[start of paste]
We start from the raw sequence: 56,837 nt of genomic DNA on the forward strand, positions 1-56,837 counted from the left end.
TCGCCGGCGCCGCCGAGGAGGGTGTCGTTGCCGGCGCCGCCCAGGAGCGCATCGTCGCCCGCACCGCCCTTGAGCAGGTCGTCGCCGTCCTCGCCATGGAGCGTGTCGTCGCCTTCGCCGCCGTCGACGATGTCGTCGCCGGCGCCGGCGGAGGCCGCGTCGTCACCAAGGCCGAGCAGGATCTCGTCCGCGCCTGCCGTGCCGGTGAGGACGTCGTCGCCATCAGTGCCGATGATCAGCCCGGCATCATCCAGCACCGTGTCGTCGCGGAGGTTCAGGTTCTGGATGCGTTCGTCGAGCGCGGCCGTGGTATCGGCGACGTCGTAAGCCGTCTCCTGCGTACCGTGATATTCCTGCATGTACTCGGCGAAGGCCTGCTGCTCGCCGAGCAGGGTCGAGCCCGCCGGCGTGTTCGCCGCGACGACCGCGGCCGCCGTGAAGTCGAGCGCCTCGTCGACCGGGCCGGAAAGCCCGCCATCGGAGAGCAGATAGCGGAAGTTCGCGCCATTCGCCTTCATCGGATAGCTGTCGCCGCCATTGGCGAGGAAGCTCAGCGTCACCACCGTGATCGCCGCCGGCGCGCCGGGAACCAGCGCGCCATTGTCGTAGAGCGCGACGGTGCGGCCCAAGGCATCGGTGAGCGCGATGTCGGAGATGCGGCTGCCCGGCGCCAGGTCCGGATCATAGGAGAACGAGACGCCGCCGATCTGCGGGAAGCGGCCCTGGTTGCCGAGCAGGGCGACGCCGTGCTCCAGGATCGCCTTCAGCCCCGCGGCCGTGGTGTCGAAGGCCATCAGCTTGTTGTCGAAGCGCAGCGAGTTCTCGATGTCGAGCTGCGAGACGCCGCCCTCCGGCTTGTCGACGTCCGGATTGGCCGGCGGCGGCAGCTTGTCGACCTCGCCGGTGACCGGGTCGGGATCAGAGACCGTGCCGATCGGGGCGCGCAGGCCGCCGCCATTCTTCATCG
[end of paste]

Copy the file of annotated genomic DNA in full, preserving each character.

We start from the raw sequence: 56,837 nt of genomic DNA on the forward strand, positions 1-56,837 counted from the left end.
TCGCCGGCGCCGCCGAGGAGGGTGTCGTTGCCGGCGCCGCCCAGGAGCGCATCGTCGCCCGCACCGCCCTTGAGCAGGTCGTCGCCGTCCTCGCCATGGAGCGTGTCGTCGCCTTCGCCGCCGTCGACGATGTCGTCGCCGGCGCCGGCGGAGGCCGCGTCGTCACCAAGGCCGAGCAGGATCTCGTCCGCGCCTGCCGTGCCGGTGAGGACGTCGTCGCCATCAGTGCCGATGATCAGCCCGGCATCATCCAGCACCGTGTCGTCGCGGAGGTTCAGGTTCTGGATGCGTTCGTCGAGCGCGGCCGTGGTATCGGCGACGTCGTAAGCCGTCTCCTGCGTACCGTGATATTCCTGCATGTACTCGGCGAAGGCCTGCTGCTCGCCGAGCAGGGTCGAGCCCGCCGGCGTGTTCGCCGCGACGACCGCGGCCGCCGTGAAGTCGAGCGCCTCGTCGACCGGGCCGGAAAGCCCGCCATCGGAGAGCAGATAGCGGAAGTTCGCGCCATTCGCCTTCATCGGATAGCTGTCGCCGCCATTGGCGAGGAAGCTCAGCGTCACCACCGTGATCGCCGCCGGCGCGCCGGGAACCAGCGCGCCATTGTCGTAGAGCGCGACGGTGCGGCCCAAGGCATCGGTGAGCGCGATGTCGGAGATGCGGCTGCCCGGCGCCAGGTCCGGATCATAGGAGAACGAGACGCCGCCGATCTGCGGGAAGCGGCCCTGGTTGCCGAGCAGGGCGACGCCGTGCTCCAGGATCGCCTTCAGCCCCGCGGCCGTGGTGTCGAAGGCCATCAGCTTGTTGTCGAAGCGCAGCGAGTTCTCGATGTCGAGCTGCGAGACGCCGCCCTCCGGCTTGTCGACGTCCGGATTGGCCGGCGGCGGCAGCTTGTCGACCTCGCCGGTGACCGGGTCGGGATCAGAGACCGTGCCGATCGGGGCGCGCAGGCCGCCGCCATTCTTCATCG